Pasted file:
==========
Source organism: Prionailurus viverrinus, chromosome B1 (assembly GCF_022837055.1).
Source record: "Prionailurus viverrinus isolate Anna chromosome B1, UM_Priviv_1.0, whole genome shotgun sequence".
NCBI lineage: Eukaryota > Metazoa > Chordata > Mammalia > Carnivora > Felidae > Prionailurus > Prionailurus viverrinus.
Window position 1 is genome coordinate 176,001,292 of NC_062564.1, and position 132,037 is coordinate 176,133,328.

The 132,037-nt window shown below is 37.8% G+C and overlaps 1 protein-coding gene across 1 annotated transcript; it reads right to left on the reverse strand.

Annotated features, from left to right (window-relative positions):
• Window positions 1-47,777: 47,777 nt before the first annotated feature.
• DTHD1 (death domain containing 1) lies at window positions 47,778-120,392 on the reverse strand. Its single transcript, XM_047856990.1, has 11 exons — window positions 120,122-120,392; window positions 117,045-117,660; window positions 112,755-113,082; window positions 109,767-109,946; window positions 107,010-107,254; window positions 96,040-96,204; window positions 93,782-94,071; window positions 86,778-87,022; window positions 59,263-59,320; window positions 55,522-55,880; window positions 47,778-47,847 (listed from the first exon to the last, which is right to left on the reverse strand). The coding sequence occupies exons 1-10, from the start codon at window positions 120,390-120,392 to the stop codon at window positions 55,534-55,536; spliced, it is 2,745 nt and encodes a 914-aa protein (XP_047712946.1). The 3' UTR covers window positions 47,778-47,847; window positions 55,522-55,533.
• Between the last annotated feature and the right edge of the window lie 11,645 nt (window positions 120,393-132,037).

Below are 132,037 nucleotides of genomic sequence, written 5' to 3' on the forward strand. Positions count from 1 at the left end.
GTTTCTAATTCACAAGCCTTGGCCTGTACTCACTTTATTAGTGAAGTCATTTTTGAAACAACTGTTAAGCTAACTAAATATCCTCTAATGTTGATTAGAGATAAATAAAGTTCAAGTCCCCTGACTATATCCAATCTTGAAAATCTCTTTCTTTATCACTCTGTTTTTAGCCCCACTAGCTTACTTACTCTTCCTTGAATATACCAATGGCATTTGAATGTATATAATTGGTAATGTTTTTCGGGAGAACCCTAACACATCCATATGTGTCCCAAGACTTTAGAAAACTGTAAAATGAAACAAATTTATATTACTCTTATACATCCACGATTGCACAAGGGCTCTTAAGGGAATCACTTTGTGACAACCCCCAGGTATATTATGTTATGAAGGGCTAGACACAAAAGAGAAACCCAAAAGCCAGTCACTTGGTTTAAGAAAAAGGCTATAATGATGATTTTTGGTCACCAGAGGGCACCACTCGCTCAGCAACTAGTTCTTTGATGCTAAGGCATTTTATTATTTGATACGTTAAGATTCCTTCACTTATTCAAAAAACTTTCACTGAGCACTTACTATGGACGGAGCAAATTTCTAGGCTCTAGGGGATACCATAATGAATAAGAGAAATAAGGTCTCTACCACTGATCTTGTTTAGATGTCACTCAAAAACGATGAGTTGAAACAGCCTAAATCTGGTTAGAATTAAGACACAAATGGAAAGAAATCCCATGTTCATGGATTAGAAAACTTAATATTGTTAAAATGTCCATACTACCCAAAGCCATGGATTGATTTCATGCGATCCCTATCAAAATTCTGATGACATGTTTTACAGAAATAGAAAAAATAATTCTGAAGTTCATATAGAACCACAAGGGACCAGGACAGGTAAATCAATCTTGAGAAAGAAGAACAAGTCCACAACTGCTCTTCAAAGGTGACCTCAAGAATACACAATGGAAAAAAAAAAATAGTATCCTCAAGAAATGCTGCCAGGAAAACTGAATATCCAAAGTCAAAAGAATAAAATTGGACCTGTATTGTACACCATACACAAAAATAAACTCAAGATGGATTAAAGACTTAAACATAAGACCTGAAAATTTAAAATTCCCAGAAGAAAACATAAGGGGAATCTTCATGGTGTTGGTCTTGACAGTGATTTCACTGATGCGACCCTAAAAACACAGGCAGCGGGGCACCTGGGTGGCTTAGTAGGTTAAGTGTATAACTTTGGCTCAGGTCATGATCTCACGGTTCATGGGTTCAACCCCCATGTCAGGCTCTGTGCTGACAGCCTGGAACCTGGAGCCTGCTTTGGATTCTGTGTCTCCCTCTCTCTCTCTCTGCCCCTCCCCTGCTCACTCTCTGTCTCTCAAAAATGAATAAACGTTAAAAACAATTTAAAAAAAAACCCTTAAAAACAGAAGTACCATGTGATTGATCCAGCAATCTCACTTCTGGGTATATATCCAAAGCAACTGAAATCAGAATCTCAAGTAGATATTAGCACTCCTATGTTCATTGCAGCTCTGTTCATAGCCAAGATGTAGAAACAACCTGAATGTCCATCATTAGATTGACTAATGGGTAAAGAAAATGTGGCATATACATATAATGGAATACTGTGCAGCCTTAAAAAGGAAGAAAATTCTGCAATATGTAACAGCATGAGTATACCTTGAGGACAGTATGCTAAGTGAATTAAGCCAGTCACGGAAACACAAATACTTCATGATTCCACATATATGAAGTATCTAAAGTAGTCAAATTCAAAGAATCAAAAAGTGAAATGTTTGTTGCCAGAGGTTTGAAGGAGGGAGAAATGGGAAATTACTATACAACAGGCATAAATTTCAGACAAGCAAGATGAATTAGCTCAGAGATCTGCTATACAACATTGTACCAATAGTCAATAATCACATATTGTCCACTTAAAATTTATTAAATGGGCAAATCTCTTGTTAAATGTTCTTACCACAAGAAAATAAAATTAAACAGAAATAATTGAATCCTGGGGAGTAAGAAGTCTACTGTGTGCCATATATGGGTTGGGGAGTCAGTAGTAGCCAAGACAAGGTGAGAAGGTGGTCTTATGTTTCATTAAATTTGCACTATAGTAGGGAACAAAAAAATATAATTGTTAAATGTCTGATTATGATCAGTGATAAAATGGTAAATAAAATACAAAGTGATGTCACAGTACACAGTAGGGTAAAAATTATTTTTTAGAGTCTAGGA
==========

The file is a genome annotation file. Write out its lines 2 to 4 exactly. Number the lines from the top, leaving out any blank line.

Source record: "Prionailurus viverrinus isolate Anna chromosome B1, UM_Priviv_1.0, whole genome shotgun sequence".
NCBI lineage: Eukaryota > Metazoa > Chordata > Mammalia > Carnivora > Felidae > Prionailurus > Prionailurus viverrinus.
Window position 1 is genome coordinate 176,001,292 of NC_062564.1, and position 132,037 is coordinate 176,133,328.